Avalon parrots the equitable principles above in support of their request. However, the critical principle at play is that when plaintiffs instigate a suit on a contract with an attorneys’ fees provision, and would be entitled to fees based on their theory of the contract, then unsuccessful plaintiffs should equitably be required to pay defendants’ fees. While the Court is concerned that Plaintiffs did demand attorneys’ fees “against all defendants” which would naturally include Avalon, Avalon has the burden to show that attorneys’ fees are proper here. As a part of this, Avalon needs to show that Plaintiffs (in their individual or derivative capacities) would have been able to recover fees from Avalon. Avalon has not done so. Plaintiffs here would not have been entitled to attorney's fees by operation of the URA. Thus, the Court is not inclined to invoke the equitable principles of section 1717 here.

Substantial Benefit Doctrine

Avalon’s second presented basis, the alleged substantial benefit doctrine, is also unsupported. First, Plaintiffs assert that since they did not have standing to bring suit, the substantial benefit doctrine does not apply. As noted by above case law, even where the contract failed, the prevailing defendants could still enforce the provision, since if the plaintiffs had prevailed, they would have gotten fees through the contract at issue. The substantial benefit doctrine is therefore relevant to show whether Plaintiffs would have been entitled to fees from Avalon if Plaintiffs prevailed. Thus, the Court must assume that Plaintiffs had standing for this analysis.

This doctrine¿permits the court to award attorney’s fees to a party which confers a substantial benefit on an ascertainable third party, e.g., a corporation in a derivative suit. (Serrano v. Unruh (1982) 32 Cal. 3d 621, 629-630.) The doctrine is based upon the principle of preventing unjust enrichment, i.e., those that obtain a benefit from litigation should share the burden of paying for the litigation. (Id.) The beneficiaries could even be the defendants in the case. (Id.) The doctrine arose from corporate litigation, in which shareholder derivative actions were deemed to have conferred a benefit on the corporations against which they were directed. (Id.) The substantial-benefit doctrine serves important considerations of public policy because it encourages stock stockholders to exercise their right to seek redress for corporate mismanagement. (Id.)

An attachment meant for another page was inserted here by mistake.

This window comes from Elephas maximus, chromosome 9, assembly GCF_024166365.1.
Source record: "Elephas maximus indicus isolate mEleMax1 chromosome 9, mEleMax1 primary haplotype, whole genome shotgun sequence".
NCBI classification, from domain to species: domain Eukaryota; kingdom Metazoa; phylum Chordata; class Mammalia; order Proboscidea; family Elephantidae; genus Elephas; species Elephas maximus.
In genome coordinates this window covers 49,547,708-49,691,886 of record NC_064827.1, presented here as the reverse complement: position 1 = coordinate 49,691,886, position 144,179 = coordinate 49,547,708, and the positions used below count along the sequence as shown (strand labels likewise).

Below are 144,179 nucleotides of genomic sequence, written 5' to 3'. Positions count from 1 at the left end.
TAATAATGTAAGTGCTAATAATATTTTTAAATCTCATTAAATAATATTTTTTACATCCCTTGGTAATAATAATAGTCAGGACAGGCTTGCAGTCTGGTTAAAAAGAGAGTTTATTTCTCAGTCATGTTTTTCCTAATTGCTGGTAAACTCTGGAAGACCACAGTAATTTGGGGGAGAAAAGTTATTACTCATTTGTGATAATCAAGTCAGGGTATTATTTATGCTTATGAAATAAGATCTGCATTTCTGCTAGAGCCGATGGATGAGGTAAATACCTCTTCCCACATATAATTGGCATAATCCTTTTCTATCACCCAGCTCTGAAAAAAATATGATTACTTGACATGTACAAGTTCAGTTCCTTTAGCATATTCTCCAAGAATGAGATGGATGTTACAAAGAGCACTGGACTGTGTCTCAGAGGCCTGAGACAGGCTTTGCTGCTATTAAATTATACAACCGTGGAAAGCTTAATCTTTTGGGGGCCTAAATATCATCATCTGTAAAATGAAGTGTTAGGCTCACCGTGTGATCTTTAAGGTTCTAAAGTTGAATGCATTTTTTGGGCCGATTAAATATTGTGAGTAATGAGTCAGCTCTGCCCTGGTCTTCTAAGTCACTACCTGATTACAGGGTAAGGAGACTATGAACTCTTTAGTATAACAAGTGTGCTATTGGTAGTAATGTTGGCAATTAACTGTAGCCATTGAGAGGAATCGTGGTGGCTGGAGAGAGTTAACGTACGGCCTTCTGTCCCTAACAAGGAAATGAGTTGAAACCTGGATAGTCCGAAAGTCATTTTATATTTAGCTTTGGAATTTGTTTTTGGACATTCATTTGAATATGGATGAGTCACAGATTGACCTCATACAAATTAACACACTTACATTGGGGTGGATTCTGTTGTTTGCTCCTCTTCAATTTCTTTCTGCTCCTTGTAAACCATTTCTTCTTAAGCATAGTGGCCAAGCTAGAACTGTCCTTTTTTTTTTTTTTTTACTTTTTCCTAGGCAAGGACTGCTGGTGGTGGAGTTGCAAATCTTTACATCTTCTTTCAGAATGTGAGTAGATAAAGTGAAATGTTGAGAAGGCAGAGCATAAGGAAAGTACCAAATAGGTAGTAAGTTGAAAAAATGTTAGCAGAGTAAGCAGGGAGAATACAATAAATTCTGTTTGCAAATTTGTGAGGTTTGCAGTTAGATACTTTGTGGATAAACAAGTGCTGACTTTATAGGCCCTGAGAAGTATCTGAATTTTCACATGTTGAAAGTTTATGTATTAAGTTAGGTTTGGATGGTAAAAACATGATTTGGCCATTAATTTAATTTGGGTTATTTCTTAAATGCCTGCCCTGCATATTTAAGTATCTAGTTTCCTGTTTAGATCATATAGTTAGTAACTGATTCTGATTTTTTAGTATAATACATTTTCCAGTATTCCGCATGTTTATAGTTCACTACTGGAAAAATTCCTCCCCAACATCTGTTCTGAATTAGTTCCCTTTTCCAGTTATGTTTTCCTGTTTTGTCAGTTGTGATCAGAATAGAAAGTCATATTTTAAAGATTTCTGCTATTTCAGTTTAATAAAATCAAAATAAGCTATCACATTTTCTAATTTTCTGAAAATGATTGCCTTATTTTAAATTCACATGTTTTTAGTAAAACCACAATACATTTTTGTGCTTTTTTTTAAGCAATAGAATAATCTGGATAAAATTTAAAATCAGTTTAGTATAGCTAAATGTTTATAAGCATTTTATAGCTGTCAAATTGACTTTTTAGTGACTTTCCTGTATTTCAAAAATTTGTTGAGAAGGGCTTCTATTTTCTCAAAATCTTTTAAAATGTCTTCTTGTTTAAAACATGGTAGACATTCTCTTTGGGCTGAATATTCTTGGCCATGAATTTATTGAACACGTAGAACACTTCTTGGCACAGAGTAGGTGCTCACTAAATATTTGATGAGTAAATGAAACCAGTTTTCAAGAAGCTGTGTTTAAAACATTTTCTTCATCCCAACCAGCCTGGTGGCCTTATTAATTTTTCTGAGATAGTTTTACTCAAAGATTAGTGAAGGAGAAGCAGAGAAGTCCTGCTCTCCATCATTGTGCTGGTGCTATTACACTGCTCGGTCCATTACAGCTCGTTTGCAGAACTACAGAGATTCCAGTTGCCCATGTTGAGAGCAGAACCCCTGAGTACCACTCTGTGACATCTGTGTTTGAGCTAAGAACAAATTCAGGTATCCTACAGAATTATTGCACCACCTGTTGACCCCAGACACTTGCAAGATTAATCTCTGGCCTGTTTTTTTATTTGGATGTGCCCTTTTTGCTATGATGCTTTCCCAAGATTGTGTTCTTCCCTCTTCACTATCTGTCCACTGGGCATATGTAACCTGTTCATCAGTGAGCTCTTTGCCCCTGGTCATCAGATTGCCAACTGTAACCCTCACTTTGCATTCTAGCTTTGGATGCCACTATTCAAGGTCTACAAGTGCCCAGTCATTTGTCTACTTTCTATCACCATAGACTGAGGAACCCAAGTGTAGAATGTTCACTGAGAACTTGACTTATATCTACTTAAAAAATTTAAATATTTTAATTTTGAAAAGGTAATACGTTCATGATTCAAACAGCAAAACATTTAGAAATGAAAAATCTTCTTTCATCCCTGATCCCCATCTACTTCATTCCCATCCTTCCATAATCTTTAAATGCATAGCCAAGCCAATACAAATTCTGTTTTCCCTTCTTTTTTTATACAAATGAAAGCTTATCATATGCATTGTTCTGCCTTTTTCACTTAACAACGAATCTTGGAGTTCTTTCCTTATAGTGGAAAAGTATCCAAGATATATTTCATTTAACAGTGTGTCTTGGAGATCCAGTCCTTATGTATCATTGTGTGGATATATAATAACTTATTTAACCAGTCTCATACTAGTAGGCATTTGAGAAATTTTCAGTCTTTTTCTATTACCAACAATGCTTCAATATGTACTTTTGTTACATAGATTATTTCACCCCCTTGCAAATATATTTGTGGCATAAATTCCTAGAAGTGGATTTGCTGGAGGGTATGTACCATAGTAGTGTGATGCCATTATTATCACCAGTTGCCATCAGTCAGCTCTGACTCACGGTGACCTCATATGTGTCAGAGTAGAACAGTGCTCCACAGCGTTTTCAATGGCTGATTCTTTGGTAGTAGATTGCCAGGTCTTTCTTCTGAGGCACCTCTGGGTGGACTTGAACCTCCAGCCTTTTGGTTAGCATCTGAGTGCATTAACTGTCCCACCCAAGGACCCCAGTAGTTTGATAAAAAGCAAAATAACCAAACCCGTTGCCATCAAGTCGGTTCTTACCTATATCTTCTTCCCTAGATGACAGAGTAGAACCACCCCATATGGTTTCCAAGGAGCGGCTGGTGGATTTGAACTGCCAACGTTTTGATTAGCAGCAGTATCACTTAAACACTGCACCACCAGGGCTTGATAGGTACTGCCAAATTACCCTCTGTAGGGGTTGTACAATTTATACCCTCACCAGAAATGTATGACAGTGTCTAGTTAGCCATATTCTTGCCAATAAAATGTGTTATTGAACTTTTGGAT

The common fund doctrine applies only to pecuniary benefits; the substantial benefit doctrine applies to both pecuniary and nonpecuniary benefits. (Smith v. Szeyller substantial benefit’ theory in a wide variety of circumstances’ when the benefit is nonpecuniary.” (Id.)

Brusso also noted this as a basis for fees in that case, contrasting other caselaw with Jones:

Leach v. Home Savings & Loan Assn. (1986) 185 Cal.App.3d 1295, 230 Cal.Rptr. 553, disapproved of the holding in Jones and offers an alternative basis for charging nonsignatory plaintiffs for defendants' fees. There, prevailing defendants, signatories on two promissory notes, sought attorney's fees from a nonsignatory plaintiff. The court refused to direct the plaintiff to pay the fees, not because she was not a party to the contract, but because under the California rule, “one may only recover attorney's fees pursuant to section 1717 if one ‘would have been liable’ for such fees had the opposing party prevailed.” [Citations.] In Leach, plaintiff did not fit into that rule as she would not have been entitled to attorney's fees by operation of the contract had she prevailed. [Citations.] Here, however, the nonsignatory plaintiffs would have had a right to receive fees under the substantial benefit doctrine had they prevailed. [Citations.] That is, had defendants lost, they would have been liable to plaintiffs for damages and fees under the contract, thereby creating a benefit to the corporation in the form of a common fund from which all plaintiffs could have recovered their fees. Therefore, under [above noted case law], the trial court correctly awarded fees to the signatory defendants from the nonsignatory plaintiffs under the mutuality theory of Civil Code section 1717, doing so on the grounds that, had plaintiffs prevailed, they would have been entitled to attorney's fees pursuant to the substantial benefit doctrine.